- Sign up for emergency alerts through Alert Montgomery. There’s a link on the county’s emergency management website. This will get you critical weather or other safety information through email or text messages.
- Downtown Montgomery has more than 2,500 spaces within a quarter mile of The Alley, so you’ll likely be able to get a close spot. For those who arrive after 6:00 pm, all parking is free in city lots and garages. For times when you have to pay, use the ParkMobile app to feed the meter without having to go to your car.
- There are three entertainment districts, one of which is downtown, where you can open carry drinks on the streets while you explore the different businesses. The city has a map of the locations, so you can be sure you’re in the right place. Also, look for signs with the color green apples with an “M” or star on them to confirm it’s an entertainment district. You can not bring in your own alcohol, but you can carry around alcohol you purchased from a business in the district.
- The city of Montgomery offers e-notifications if you want to be in the know about local events happening during your visit. You sign up on the city website and choose which categories you want updates from.
- This is the South, so Sundays are God’s Day. You’ll find some businesses might be closed or have limited hours. Visitors are welcome to any church in Montgomery, and you won’t have trouble finding one as there are a lot of them.
- Anglers need a non-resident license from the Alabama Department of Conservation and Natural Resources. You can’t fish without a license. Also, make sure you don’t buy a saltwater license unless you are heading to the coast. You’ll be in freshwater throughout this section of Alabama.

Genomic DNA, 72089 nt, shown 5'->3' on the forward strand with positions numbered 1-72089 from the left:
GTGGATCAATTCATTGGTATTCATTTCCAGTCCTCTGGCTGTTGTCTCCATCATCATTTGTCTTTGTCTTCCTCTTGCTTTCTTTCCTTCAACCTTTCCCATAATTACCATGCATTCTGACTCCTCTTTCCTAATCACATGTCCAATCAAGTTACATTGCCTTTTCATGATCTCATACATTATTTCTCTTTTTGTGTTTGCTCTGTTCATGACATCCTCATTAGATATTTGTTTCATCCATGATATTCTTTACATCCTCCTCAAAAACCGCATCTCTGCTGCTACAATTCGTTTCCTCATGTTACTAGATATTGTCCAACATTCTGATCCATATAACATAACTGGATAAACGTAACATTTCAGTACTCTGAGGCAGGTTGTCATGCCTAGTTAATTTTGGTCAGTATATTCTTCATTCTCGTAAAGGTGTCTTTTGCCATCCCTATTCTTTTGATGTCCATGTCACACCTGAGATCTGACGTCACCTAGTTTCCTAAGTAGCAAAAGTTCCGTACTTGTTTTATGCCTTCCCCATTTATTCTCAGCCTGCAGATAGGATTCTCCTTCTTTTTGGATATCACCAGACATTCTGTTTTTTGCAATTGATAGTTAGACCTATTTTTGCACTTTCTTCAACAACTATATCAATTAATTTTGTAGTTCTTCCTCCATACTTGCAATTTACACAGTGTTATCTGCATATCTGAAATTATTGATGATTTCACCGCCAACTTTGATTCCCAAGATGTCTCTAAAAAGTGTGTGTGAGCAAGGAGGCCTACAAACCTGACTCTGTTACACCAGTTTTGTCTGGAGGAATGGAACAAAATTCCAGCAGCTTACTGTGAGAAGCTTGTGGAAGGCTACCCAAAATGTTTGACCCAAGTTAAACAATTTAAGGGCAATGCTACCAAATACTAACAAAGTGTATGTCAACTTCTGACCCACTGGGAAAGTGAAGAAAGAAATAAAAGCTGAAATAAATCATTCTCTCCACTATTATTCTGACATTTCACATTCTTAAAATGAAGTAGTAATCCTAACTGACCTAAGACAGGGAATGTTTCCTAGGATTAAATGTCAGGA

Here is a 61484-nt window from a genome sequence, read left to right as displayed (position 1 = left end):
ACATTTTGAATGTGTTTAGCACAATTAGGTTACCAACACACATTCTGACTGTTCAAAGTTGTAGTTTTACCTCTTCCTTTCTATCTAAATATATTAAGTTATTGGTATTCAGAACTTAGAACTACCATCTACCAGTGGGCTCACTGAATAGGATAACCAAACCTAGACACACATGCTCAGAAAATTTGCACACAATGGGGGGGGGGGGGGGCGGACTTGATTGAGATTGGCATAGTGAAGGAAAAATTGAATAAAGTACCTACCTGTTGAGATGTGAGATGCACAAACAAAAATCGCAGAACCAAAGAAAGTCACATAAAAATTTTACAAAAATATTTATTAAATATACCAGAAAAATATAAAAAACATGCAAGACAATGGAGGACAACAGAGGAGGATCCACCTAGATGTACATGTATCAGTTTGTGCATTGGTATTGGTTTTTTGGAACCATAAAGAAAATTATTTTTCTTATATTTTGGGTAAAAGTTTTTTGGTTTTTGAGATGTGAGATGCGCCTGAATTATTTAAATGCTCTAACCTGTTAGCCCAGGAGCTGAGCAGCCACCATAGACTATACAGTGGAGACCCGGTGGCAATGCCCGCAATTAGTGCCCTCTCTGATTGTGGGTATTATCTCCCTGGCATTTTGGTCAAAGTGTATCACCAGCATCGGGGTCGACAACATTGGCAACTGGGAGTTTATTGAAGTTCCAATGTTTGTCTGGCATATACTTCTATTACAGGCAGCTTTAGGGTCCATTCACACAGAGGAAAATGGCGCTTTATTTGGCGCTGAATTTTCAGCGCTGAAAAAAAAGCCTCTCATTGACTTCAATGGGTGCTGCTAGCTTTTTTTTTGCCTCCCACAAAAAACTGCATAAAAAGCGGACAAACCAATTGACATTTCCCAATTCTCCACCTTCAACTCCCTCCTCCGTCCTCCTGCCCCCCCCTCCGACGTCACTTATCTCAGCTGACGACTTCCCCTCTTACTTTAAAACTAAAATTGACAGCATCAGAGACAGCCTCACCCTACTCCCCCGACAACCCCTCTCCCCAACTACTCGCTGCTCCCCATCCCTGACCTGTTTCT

- One of the concerns fueling the violent crime increase is people being too scared to report information to the police for fear of retaliation. As a tourist, you have a leg up because you aren’t known by anyone here, and you get to leave. You can call Secret Witness at (334)625-4000 to report any crime information, and you will remain anonymous.
- For those taking the riverboat cruise, you should know the boat has a minimum limit of 35 passengers, or else it might not launch. Be sure to ask when you’re booking how many other people are on the list.
So... How Safe Is Montgomery Really?
When I first started researching the last official crime numbers for Montgomery, which was 2020, I was impressed at the low rates across the board.
Digging deeper, I see the same fate many United States cities are facing – increasing crime rates and record-breaking homicide rates.
One of the positive notes for a tourist is that these crimes are likely among people who know each other, leaving the real risk of simply being at the wrong place at the wrong time.